Healthcare Cost Confusion Magnified for Seniors
One of life’s great mysteries is the cost of healthcare. In many cases, it can feel like giving a health provider a blank check and letting them fill in the amount. Only then does the patient know the price.
It’s confusing and frustrating. For seniors, concerns can be amplified. As age increases, so does the likelihood of needing extensive, expensive and ongoing care. That multiplies the number of claims and complexity of the entire cost of care picture.
“Cost of care” itself can be a confusing term. For example, there’s the amount billed to the insurance company and what winds up being the patient’s responsibility. Typically, these two amounts look quite different. Where there is no insurance coverage, the bottom line patient responsibility can be downright scary.
Seniors deserve predictable healthcare costs
When buying goods at a brick-and-mortar establishment or online, seniors know the price upfront. Why should healthcare be any different? DispatchHealth, a Denver-based startup, is bringing back the house call and offering affordable care in the home. The company is demystifying the entire process so that the “patient responsibility” portion of the bill can be estimated at the time of service, not when a bill arrives in the mail.
Right on the website, estimates and processes are broken out clearly. Based on nearly 30,000 claims in a three-year period, DispatchHealth average patient responsibility bills are: $44.03 (commercial insurance), $17.33 (Medicare Advantage), $5.44 (Medicare with secondary insurance) and $27.31 (Medicare without secondary insurance). Non-insured seniors pay a flat rate of $275 at the time of service. The exact final total depends on the specific insurance plan, but these numbers will be in the ballpark.
That’s it. No complicated jargon or gobbledygook will confuse or frustrate seniors already dealing with healthcare concerns.
Three numbers for seniors to know
There are three numbers in the DispatchHealth cost equation: medical charges, explanation-of-benefit (EOB) charges from the insurance company, and what the patient actually owes in the end. Medical charges refer to the amount billed to the insurance company. EOB is what the insurance company sends to the patient (usually 30-45 days after service) to show what was covered based on the specific plan and deductible. A bill from DispatchHealth generally follows, detailing the actual “patient responsibility” – what is owed out-of-pocket. The rest of it may provide helpful information and insights (e.g., how an insurance company covered the procedure), but that’s it.
Contrast this to a typical ER visit
For many seniors, a visit to the ER can be scary on care and cost levels. While insurance plans typically list deductibles for ER visits, the rest of it can be a maze of charges with extremely high numbers. Cost of an ambulance, a variety of tests and the involvement of specialists and others not part of the core ER team can make even the most savvy senior cringe. Only after in-depth analysis, often requiring multiple phone calls and inquiries to everyone from the providers to the insurance company, does the patient actually get a true picture of what’s happening cost-wise.
This is one reason urgent care house calls are proving to be a welcome relief for overwrought seniors. In addition to getting care in the comfort of one’s home, uncertainty about costs goes away. This dual level of stress relief is both welcome by, and necessary to, seniors’ health going forward.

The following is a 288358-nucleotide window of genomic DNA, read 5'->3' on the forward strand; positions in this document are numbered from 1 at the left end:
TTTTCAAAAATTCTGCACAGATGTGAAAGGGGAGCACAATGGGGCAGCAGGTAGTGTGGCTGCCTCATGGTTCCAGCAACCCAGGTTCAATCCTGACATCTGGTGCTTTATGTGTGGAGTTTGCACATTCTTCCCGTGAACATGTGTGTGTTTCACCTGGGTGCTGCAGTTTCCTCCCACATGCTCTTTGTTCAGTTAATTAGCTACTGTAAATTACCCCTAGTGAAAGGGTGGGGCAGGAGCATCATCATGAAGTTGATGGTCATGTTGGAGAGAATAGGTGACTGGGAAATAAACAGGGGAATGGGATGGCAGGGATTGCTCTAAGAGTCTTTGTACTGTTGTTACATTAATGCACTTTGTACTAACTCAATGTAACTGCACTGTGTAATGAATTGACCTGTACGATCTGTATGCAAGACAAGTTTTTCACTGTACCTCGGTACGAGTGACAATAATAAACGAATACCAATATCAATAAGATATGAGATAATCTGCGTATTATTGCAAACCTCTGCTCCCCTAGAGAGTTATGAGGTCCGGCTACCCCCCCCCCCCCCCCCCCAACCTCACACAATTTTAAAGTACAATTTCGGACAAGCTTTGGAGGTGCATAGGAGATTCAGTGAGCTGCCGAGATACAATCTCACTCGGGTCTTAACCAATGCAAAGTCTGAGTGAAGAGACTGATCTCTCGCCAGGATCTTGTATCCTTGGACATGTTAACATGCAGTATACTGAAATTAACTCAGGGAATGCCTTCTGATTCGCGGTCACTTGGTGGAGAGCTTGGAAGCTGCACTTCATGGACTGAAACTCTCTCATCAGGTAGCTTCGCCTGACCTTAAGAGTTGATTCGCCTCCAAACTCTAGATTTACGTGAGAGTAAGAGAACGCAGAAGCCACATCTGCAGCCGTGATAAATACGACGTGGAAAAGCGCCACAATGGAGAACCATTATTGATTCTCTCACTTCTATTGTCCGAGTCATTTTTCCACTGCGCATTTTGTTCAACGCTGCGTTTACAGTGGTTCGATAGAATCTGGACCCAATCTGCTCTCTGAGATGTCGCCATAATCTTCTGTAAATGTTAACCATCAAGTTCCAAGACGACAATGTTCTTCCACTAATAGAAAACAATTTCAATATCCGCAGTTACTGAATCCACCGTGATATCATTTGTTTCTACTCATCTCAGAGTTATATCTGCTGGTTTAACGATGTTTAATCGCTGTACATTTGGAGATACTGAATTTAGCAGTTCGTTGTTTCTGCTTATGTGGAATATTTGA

DispatchHealth house calls provide clarity
In most healthcare sectors, getting older means murkier and scarier healthcare challenges. Misinformation, misperceptions and changing rules all contribute to the malaise.
A December 2018 New York Times article details some of the issues: “Half our lifetime spending on health care is in retirement, even though that represents only about 20 percent of a typical life span. Total health care spending for Americans 65 and older is about $15,000 per year, on average, nearly three times that of working-age Americans.”
The article continues: “Don’t expect Medicare to provide complete protection from these expenses. Traditional Medicare has substantial gaps, leaving Americans on the hook for a lot more than they might expect. It has no cap on how much you can pay out of pocket, for example. Such coverage gaps can be filled — at least in part — by other types of insurance. But some alternatives, such as Medicare Advantage, aren’t accepted by as many doctors or hospitals as accept traditional Medicare. On average, retirees directly pay for about one-fifth of their total health care spending. Some spend much more.”
A sense of comfort for seniors
While the overall healthcare picture gets murkier, an oasis such as urgent care house calls with predictable pricing becomes even more comforting to seniors. Many have heard or experienced the horror story of leaving the hospital after a major health crisis such as a heart attack, only to get a humongous bill presented to them as they depart. Why would anyone in healthcare do something so stressful as to potentially trigger another health crisis?
It’s time to do it better. Connect with DispatchHealth by phone, online or through an Android or iPhone app. A DispatchHealth medical technician (DHMT) and nurse practitioner or physician assistant will come to you in a timely fashion, provide extremely affordable care, and diagnose and treat everything from the flu, norovirus and nosebleeds to joint pain, fall injuries and pneumonia.
Reach out to DispatchHealth to re-discover how healthcare can heal the body and provide peace of mind.